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ERIC Number: ED516921
Record Type: Non-Journal
Publication Date: 2010
Pages: 201
Abstractor: As Provided
Reference Count: 0
ISBN: ISBN-978-1-1240-1264-3
ISSN: N/A
Partnership between Myth and Reality: Structural Asymmetries in Parent-Teacher Relationships
Holtz, Marisa Bel
ProQuest LLC, Ph.D. Dissertation, State University of New York at Albany
Despite a historically unprecedented increase in advocacy for parental involvement in education in recent decades, parents continue to express dissatisfaction with their communication with teachers, while teachers continue to identify their interactions with parents as a source of tension and stress. While the practitioner literature recommends parent-teacher collaboration as an attainable goal, the theoretical literature suggests that, given the structural asymmetries of parent-teacher relationships, open communication may be impossible. Via unstructured interviews with parents and teachers of suburban secondary students, this study explored the structural limitations on authentic parent-teacher communication. A two-layered analytic approach combined thematic analysis and narrative discourse analysis of interview data collected from parents and teachers. Findings suggest that while parents and teachers must negotiate conflicts in a social arena that advocates equality and collaboration, the institutional differences in their respective roles and positions prevents the realization of the partnership ideal. Findings suggest teachers' stronger structural positions may stem from greater status, authority and power and reveal teachers' use of defensive routines to maintain their superior positions. Parents appeared to experience limited success in overcoming their imbalance of power with teachers and in negotiating what they perceived as desirable outcomes for their children. Both parents and teachers described their relationships as temporary and wary alliances, invoking the partnership ideal only as a rhetorical device utilized to buttress their position. [The dissertation citations contained here are published with the permission of ProQuest LLC. Further reproduction is prohibited without permission. Copies of dissertations may be obtained by Telephone (800) 1-800-521-0600. Web page: http://www.proquest.com/en-US/products/dissertations/individuals.shtml.]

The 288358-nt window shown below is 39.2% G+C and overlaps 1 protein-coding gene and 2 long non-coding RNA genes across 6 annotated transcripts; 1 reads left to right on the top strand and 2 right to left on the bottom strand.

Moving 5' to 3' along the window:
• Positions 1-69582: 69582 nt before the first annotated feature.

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Publication Type: Dissertations/Theses - Doctoral Dissertations
Education Level: Elementary Secondary Education; Secondary Education
Audience: N/A
Language: English
Sponsor: N/A
Authoring Institution: N/A